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December 17, 2003
OU-COM medical mission to Kenya challenges physician and students alike
By Michael Weiser

The SHARE (Student Health Assistance Rural Experience) Kenya began in 1994 at the insistence of the little voice inside the head of Benson S. Bonyo, D.O., then an OU-COM medical student from Kenya.

The voice, whispering to Bonyo in his Luo tribal language, said, "Wadok Kenya. Wangaya dwaro jothieth." It told him, "Return to Kenya. Wangaya needs doctors." Wangaya, Bonyo's home, a small farming village near Lake Victoria on Kenya's southwestern border, is one of the poorest and unhealthiest in the country. The nearest medical clinic is seven miles away and the closest hospital is a half-day's walk to the city of Kisumu.

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Feeling the responsibility to return to his country and care for his people, Bonyo jokingly said to three of his medical school friends, "Let's go to Kenya." Surprisingly they replied, "That's not a bad idea."

In December 1994, Bonyo and 14 of his fellow students traveled to Bonyo's homeland. While there, the team treated more than 1,000 patients and encountered a wide variety of serious illnesses including malaria, cholera, HIV/AIDS, tuberculosis, measles, parasitic diseases and pneumonia. Although it took three years to return after that initial trip, the SHARE Kenya trip is now an international medical rotation at OU-COM.

Each year's trip lasts between three and four weeks, beginning just before the Thanksgiving holiday and ending before the December holiday season. This year's SHARE Kenya team, led by Daniel Marazon, D.O., OU-COM associate professor of family medicine and academic head of the program, was comprised of eight osteopathic medical students, two pharmacy students, one pre-med student, a dietician, two family physicians, an orthopedic surgeon, an emergency medicine physician and three lay people for support.

Each day, the medical teams usually see between 200 and 300 patients. Many of these patients have traveled great distances to see the visiting medical team, and while many are severely ill, they endure long lines to receive treatment. Each morning patients receive a number and many must wait eight hours to be seen.

"One year, one man was so weak he couldn't fight for a place in line, so he slept out side the clinic all night. He wanted to be first in line the next morning," says Bonyo. "Anyone who arrived at the clinic after 8 a.m. could not be seen."

As of Dec. 8, Marazon's e-mail communication mentioned, "thus far there have been no untoward incidents" with regard to this year's team members and the trip seems to have been a great success.

"I estimate we saw well over 5,000 patients," says Marazon. "Everyone became quite proficient in diagnosing the tropical diseases of malaria, dysentery and typhoid fever. The wound care directed by Drs. Barry Greenberg, M.D., [an orthopedic surgeon from Crystal Clinic in Akron, Ohio] and Caroline Wilson, M.D., [an emergency medical physician at Akron City Hospital] did a double workload to educate a few locals to be 'wound care technicians'."

According to Marazon, the villagers were given small suitcases purchased from the local market and provided a first class wound care [kit] supplied from the stash of medical equipment brought from the USA. "The technicians' intention is to make rounds on their bicycles to villages. This is the first time SHARE Kenya has trained locals and provided equipment to sustain health care once we depart," he says.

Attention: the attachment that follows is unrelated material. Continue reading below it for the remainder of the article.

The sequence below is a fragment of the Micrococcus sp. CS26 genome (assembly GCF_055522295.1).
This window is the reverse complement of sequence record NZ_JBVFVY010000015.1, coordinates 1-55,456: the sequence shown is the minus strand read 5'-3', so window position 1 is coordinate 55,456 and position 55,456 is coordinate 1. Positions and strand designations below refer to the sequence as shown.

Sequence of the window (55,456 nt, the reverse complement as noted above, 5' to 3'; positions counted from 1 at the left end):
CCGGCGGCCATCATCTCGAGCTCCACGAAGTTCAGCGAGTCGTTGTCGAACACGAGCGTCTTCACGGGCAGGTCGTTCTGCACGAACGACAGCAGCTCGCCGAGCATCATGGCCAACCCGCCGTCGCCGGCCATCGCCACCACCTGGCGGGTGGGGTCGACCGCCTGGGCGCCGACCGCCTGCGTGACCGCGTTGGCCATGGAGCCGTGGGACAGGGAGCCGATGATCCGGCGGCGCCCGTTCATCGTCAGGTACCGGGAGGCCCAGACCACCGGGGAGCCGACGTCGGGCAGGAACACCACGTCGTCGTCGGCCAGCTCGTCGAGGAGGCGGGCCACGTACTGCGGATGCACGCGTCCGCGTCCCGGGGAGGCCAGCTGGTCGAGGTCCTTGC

The medical supplies provided by the SHARE Kenya trip come from a variety of sources. Some supplies are purchased after the team reaches Kenya, but some travel with the team from the states.

"Locally, O'Bleness Memorial Hospital gives about $1,000 worth of medicines every year. The hospital also contributes dressings and materials from the one-time use sterile packets that would normally be thrown away. We use these materials in the wound care room, similar to an ER," says Marazon. "Each person is allowed to bring a 40-pound carryon aboard the plane. That's where the travelers pack their clothes. They use the checked luggage limit of 70 pounds per person to transport supplies and medicines."

In addition to seeing patients, the team usually takes on a specific project to improve the conditions of the Kenyan community. The previous teams were greatly concerned about the village's unsafe drinking water, which is obtained from drainage ditches and shallow water wells.

"This year's big project was to fund the drilling and installation of a deep-water (100 feet deep) well on land donated by Dr. Bonyo's father. We only had enough money for a hand pump, maybe next year we will run electricity to the property and purchase an electric pump at cost of 50,000 shillings ($720US)," says Marazon.

But Bonyo continues to envision new ways to help this part of Kenya with his plans to build an eight-room clinic on his father's donated land. "It will have a pharmacy, wound care, three exam rooms and two observation rooms with two beds each," says Marazon.

The SHARE Kenya team returns home this week with eyes open to another world of medicine that took them out of the technologically supported comfort zone of practice in the United States, and instead was challenged to rely upon their basic, hands-on diagnostic skills.

Michael A. Weiser, M.S., is the associate director of communication for the College of Osteopathic Medicine.

 

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